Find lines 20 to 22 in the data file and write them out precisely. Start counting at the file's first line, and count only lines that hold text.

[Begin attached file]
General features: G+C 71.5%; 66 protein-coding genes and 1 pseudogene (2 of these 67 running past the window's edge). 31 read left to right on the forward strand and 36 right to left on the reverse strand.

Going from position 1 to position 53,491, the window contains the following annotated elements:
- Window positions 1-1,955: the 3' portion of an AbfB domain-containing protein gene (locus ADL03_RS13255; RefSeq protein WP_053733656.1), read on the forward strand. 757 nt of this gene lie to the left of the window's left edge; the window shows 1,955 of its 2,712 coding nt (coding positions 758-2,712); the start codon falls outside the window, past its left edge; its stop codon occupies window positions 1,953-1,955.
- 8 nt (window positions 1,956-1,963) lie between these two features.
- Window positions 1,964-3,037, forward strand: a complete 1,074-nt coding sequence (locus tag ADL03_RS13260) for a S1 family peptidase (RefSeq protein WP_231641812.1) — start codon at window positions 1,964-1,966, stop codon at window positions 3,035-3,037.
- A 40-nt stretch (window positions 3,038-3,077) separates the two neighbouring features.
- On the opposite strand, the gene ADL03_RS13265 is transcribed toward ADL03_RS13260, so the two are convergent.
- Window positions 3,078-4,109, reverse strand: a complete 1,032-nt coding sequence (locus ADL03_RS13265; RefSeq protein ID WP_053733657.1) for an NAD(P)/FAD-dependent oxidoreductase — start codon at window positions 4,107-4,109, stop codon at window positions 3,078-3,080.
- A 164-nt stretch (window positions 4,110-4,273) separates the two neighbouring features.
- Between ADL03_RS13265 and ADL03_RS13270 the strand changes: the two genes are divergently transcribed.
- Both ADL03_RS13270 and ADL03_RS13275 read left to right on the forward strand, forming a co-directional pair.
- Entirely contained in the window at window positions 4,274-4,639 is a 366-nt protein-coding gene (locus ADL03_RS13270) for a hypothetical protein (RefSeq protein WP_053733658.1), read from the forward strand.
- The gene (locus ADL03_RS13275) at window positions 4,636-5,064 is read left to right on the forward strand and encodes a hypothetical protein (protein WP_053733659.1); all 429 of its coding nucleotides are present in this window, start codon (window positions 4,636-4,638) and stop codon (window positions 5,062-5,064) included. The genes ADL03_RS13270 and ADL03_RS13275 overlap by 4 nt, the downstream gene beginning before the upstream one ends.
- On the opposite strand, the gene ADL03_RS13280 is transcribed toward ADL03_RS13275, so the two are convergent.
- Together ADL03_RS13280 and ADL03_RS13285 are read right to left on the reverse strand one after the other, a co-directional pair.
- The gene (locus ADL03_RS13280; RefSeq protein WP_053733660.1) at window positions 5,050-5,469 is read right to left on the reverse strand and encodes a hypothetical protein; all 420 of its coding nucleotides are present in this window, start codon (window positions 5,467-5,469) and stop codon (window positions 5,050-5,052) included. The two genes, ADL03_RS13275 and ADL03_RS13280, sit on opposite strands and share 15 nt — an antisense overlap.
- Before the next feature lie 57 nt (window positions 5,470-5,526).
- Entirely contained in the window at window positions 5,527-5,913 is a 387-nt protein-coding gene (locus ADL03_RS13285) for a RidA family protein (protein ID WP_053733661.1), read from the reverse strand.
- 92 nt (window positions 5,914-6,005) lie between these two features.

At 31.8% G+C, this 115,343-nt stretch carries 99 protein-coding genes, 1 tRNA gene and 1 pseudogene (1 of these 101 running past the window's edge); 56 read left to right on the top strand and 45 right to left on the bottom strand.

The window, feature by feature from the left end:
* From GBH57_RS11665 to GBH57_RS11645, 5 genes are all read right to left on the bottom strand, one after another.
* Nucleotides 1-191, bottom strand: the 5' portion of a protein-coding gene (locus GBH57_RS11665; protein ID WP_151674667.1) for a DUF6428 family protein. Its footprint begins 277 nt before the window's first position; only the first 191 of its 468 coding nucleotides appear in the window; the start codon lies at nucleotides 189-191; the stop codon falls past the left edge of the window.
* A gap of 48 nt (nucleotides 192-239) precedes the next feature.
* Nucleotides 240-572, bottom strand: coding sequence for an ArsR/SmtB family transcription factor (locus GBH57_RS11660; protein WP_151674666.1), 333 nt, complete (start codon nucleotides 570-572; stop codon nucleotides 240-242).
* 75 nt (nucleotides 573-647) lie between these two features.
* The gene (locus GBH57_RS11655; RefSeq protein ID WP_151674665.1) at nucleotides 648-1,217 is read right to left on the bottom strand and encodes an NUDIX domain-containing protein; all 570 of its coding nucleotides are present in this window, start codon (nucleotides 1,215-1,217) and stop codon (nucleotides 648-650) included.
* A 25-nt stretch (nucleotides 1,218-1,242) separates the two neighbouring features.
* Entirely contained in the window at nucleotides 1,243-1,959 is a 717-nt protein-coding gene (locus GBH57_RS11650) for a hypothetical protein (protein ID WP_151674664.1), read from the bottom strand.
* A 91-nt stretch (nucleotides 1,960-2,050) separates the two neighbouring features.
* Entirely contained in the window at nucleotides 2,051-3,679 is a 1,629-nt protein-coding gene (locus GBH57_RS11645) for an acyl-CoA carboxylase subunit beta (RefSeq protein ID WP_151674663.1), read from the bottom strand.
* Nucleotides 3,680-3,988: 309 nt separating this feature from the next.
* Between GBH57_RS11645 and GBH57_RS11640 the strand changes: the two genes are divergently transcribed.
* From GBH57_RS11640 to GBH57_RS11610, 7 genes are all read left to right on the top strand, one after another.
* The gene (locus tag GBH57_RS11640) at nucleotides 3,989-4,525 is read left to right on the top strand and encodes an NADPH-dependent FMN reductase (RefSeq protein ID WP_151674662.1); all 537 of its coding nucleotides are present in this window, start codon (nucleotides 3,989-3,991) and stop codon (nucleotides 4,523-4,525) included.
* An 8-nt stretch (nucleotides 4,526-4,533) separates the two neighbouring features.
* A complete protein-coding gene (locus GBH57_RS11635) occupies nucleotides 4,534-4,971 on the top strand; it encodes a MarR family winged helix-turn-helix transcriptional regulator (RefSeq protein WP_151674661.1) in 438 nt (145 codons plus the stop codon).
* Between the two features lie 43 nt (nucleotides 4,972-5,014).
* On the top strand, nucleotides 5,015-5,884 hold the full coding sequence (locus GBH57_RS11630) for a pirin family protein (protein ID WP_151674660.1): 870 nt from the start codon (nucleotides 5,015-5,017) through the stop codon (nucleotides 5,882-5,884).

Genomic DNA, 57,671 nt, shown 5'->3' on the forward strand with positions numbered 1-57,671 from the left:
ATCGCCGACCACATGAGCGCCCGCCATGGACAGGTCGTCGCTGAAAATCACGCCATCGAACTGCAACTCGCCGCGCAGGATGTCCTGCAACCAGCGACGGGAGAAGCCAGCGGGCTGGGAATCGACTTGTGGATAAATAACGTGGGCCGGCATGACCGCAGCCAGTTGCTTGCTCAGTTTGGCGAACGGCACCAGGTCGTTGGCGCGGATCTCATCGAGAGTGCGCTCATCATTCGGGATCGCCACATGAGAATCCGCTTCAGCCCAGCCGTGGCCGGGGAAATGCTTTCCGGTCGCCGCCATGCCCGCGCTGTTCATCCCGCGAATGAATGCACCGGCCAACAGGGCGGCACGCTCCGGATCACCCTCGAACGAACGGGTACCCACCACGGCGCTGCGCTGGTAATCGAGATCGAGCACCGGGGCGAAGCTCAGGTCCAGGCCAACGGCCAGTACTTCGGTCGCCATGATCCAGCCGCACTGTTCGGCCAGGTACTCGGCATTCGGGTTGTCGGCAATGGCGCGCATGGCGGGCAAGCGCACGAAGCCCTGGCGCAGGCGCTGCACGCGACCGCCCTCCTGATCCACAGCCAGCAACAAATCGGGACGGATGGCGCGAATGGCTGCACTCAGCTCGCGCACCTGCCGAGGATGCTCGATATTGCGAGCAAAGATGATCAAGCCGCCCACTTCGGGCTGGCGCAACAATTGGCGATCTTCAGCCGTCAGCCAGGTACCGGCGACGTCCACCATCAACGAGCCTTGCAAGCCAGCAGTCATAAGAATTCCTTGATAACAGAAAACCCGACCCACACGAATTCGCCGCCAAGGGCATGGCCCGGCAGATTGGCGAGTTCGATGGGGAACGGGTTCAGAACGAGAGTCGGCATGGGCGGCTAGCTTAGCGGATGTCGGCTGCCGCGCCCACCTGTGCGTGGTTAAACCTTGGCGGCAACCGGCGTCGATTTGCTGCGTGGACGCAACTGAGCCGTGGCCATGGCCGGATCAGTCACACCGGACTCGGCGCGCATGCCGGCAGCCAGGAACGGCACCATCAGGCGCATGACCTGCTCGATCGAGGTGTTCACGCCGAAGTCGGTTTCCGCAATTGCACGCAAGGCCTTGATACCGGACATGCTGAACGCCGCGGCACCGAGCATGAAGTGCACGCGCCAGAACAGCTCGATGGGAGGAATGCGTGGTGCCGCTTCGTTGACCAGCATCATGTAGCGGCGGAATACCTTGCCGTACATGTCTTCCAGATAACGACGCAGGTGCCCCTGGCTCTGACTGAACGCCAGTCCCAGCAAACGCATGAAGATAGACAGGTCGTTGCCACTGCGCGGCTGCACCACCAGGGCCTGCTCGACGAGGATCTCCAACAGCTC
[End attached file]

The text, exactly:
At 31.8% G+C, this 115,343-nt stretch carries 99 protein-coding genes, 1 tRNA gene and 1 pseudogene (1 of these 101 running past the window's edge); 56 read left to right on the top strand and 45 right to left on the bottom strand.

The window, feature by feature from the left end:
* From GBH57_RS11665 to GBH57_RS11645, 5 genes are all read right to left on the bottom strand, one after another.